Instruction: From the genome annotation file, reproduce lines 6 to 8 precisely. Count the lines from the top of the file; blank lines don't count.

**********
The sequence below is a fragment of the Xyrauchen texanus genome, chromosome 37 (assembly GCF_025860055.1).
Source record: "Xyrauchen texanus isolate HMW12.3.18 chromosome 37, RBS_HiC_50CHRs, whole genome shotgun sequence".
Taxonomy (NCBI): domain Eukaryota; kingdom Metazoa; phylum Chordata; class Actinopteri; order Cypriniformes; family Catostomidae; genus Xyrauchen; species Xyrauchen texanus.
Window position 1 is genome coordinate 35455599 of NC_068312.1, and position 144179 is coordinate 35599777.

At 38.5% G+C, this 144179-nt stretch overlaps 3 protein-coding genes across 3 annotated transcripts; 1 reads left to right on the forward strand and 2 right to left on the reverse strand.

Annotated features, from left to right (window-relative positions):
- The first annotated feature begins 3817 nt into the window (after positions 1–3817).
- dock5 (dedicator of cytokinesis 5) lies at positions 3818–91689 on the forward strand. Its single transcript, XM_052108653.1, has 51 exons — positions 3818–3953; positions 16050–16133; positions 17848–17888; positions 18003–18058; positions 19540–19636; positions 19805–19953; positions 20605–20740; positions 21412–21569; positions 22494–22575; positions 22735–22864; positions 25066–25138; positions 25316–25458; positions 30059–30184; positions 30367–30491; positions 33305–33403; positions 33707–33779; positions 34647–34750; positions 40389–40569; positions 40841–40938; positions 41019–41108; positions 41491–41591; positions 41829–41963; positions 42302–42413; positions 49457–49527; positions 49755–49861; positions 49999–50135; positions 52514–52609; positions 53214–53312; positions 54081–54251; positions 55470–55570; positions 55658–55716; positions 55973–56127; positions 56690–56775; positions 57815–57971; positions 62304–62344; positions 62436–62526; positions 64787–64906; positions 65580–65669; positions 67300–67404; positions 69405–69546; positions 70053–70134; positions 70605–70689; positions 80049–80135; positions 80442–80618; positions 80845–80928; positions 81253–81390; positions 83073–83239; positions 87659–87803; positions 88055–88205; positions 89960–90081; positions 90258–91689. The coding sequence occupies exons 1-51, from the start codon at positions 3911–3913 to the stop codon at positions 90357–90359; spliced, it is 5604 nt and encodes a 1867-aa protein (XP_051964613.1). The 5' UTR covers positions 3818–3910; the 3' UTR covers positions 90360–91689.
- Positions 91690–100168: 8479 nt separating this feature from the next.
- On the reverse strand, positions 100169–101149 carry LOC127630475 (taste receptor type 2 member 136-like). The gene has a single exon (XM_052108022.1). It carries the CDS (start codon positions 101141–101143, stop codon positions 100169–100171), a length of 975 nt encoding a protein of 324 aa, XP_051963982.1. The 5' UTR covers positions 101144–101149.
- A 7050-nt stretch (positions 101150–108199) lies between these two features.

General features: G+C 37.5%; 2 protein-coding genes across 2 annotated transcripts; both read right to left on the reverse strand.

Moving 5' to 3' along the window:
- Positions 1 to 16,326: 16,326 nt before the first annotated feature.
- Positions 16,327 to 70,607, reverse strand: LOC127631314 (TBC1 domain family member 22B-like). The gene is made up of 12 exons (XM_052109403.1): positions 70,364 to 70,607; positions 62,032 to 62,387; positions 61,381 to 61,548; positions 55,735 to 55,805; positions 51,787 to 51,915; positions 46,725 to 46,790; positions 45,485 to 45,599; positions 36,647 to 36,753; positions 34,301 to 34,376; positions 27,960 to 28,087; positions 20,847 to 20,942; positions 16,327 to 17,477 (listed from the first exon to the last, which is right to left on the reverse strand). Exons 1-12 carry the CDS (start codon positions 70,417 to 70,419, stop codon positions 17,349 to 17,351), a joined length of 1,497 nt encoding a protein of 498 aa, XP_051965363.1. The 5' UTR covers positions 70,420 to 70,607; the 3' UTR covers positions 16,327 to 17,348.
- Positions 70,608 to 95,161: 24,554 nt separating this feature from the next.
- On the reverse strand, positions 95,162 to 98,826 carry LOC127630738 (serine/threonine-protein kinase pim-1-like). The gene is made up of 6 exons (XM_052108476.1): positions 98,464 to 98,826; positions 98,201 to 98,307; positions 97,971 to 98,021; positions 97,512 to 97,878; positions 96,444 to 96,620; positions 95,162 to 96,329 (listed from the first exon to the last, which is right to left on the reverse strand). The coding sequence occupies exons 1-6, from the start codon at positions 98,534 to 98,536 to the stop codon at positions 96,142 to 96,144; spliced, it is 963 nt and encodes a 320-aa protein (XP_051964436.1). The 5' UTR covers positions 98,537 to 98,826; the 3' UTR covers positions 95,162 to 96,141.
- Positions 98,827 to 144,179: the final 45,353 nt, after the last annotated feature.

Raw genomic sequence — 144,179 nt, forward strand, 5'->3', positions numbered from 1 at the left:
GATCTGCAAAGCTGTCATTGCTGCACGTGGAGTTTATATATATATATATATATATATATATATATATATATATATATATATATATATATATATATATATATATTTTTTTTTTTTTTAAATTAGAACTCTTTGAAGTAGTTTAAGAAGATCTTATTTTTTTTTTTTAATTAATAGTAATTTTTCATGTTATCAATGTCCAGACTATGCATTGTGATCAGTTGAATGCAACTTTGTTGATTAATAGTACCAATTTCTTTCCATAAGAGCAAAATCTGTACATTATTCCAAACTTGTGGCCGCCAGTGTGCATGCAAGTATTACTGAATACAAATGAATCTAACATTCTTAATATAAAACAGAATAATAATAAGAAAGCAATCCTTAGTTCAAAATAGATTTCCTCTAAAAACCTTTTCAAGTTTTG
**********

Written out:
Annotated features, from left to right (window-relative positions):
- The first annotated feature begins 3817 nt into the window (after positions 1–3817).
- dock5 (dedicator of cytokinesis 5) lies at positions 3818–91689 on the forward strand. Its single transcript, XM_052108653.1, has 51 exons — positions 3818–3953; positions 16050–16133; positions 17848–17888; positions 18003–18058; positions 19540–19636; positions 19805–19953; positions 20605–20740; positions 21412–21569; positions 22494–22575; positions 22735–22864; positions 25066–25138; positions 25316–25458; positions 30059–30184; positions 30367–30491; positions 33305–33403; positions 33707–33779; positions 34647–34750; positions 40389–40569; positions 40841–40938; positions 41019–41108; positions 41491–41591; positions 41829–41963; positions 42302–42413; positions 49457–49527; positions 49755–49861; positions 49999–50135; positions 52514–52609; positions 53214–53312; positions 54081–54251; positions 55470–55570; positions 55658–55716; positions 55973–56127; positions 56690–56775; positions 57815–57971; positions 62304–62344; positions 62436–62526; positions 64787–64906; positions 65580–65669; positions 67300–67404; positions 69405–69546; positions 70053–70134; positions 70605–70689; positions 80049–80135; positions 80442–80618; positions 80845–80928; positions 81253–81390; positions 83073–83239; positions 87659–87803; positions 88055–88205; positions 89960–90081; positions 90258–91689. The coding sequence occupies exons 1-51, from the start codon at positions 3911–3913 to the stop codon at positions 90357–90359; spliced, it is 5604 nt and encodes a 1867-aa protein (XP_051964613.1). The 5' UTR covers positions 3818–3910; the 3' UTR covers positions 90360–91689.